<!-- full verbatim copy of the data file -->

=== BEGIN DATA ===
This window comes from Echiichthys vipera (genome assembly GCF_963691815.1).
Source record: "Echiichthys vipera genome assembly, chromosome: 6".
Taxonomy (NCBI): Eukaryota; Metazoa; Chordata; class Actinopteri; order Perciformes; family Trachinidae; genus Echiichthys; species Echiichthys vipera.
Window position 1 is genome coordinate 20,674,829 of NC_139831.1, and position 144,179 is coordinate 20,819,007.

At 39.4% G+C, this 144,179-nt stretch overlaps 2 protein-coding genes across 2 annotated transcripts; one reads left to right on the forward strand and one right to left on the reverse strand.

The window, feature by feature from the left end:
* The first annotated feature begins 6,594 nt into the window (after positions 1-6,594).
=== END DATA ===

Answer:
This window comes from Echiichthys vipera (genome assembly GCF_963691815.1).
Source record: "Echiichthys vipera genome assembly, chromosome: 6".
Taxonomy (NCBI): Eukaryota; Metazoa; Chordata; class Actinopteri; order Perciformes; family Trachinidae; genus Echiichthys; species Echiichthys vipera.
Window position 1 is genome coordinate 20,674,829 of NC_139831.1, and position 144,179 is coordinate 20,819,007.

At 39.4% G+C, this 144,179-nt stretch overlaps 2 protein-coding genes across 2 annotated transcripts; one reads left to right on the forward strand and one right to left on the reverse strand.

The window, feature by feature from the left end:
* The first annotated feature begins 6,594 nt into the window (after positions 1-6,594).